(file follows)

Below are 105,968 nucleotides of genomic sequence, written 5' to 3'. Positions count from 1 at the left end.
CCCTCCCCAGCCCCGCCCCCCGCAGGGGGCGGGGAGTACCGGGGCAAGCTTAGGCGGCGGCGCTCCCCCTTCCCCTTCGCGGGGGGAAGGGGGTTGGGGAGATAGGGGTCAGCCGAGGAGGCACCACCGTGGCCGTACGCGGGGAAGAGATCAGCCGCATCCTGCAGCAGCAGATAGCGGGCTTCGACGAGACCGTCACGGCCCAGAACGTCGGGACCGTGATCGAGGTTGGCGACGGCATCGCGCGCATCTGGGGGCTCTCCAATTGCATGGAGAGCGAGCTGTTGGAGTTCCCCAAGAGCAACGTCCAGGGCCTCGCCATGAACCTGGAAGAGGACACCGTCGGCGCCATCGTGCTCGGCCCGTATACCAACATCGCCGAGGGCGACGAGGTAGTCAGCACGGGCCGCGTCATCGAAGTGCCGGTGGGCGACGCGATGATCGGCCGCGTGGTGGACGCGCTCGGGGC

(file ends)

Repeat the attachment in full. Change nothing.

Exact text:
Below are 105,968 nucleotides of genomic sequence, written 5' to 3'. Positions count from 1 at the left end.
CCCTCCCCAGCCCCGCCCCCCGCAGGGGGCGGGGAGTACCGGGGCAAGCTTAGGCGGCGGCGCTCCCCCTTCCCCTTCGCGGGGGGAAGGGGGTTGGGGAGATAGGGGTCAGCCGAGGAGGCACCACCGTGGCCGTACGCGGGGAAGAGATCAGCCGCATCCTGCAGCAGCAGATAGCGGGCTTCGACGAGACCGTCACGGCCCAGAACGTCGGGACCGTGATCGAGGTTGGCGACGGCATCGCGCGCATCTGGGGGCTCTCCAATTGCATGGAGAGCGAGCTGTTGGAGTTCCCCAAGAGCAACGTCCAGGGCCTCGCCATGAACCTGGAAGAGGACACCGTCGGCGCCATCGTGCTCGGCCCGTATACCAACATCGCCGAGGGCGACGAGGTAGTCAGCACGGGCCGCGTCATCGAAGTGCCGGTGGGCGACGCGATGATCGGCCGCGTGGTGGACGCGCTCGGGGC